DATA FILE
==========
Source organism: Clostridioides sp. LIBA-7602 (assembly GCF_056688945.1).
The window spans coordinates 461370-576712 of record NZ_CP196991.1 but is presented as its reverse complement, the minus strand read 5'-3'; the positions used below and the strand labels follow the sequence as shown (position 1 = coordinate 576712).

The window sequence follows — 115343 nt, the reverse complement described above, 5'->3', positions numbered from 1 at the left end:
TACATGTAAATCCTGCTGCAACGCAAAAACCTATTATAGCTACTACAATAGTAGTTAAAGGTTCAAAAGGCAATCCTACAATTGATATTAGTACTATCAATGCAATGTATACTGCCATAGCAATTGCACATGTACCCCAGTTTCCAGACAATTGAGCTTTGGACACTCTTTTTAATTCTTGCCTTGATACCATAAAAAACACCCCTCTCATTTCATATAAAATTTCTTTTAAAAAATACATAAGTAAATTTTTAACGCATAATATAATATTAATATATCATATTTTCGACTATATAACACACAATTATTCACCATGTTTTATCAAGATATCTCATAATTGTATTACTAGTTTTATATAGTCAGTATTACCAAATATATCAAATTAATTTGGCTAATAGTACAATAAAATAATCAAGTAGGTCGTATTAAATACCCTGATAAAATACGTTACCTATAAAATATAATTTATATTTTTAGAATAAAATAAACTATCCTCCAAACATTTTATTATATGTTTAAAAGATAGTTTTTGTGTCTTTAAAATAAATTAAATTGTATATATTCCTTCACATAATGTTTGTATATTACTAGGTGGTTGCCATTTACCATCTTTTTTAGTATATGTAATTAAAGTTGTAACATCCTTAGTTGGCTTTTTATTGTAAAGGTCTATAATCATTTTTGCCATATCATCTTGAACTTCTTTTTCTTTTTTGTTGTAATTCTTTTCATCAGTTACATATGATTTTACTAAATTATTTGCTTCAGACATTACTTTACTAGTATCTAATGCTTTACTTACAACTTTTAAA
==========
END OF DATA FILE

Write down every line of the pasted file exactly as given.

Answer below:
Source organism: Clostridioides sp. LIBA-7602 (assembly GCF_056688945.1).
The window spans coordinates 461370-576712 of record NZ_CP196991.1 but is presented as its reverse complement, the minus strand read 5'-3'; the positions used below and the strand labels follow the sequence as shown (position 1 = coordinate 576712).

The window sequence follows — 115343 nt, the reverse complement described above, 5'->3', positions numbered from 1 at the left end:
TACATGTAAATCCTGCTGCAACGCAAAAACCTATTATAGCTACTACAATAGTAGTTAAAGGTTCAAAAGGCAATCCTACAATTGATATTAGTACTATCAATGCAATGTATACTGCCATAGCAATTGCACATGTACCCCAGTTTCCAGACAATTGAGCTTTGGACACTCTTTTTAATTCTTGCCTTGATACCATAAAAAACACCCCTCTCATTTCATATAAAATTTCTTTTAAAAAATACATAAGTAAATTTTTAACGCATAATATAATATTAATATATCATATTTTCGACTATATAACACACAATTATTCACCATGTTTTATCAAGATATCTCATAATTGTATTACTAGTTTTATATAGTCAGTATTACCAAATATATCAAATTAATTTGGCTAATAGTACAATAAAATAATCAAGTAGGTCGTATTAAATACCCTGATAAAATACGTTACCTATAAAATATAATTTATATTTTTAGAATAAAATAAACTATCCTCCAAACATTTTATTATATGTTTAAAAGATAGTTTTTGTGTCTTTAAAATAAATTAAATTGTATATATTCCTTCACATAATGTTTGTATATTACTAGGTGGTTGCCATTTACCATCTTTTTTAGTATATGTAATTAAAGTTGTAACATCCTTAGTTGGCTTTTTATTGTAAAGGTCTATAATCATTTTTGCCATATCATCTTGAACTTCTTTTTCTTTTTTGTTGTAATTCTTTTCATCAGTTACATATGATTTTACTAAATTATTTGCTTCAGACATTACTTTACTAGTATCTAATGCTTTACTTACAACTTTTAAA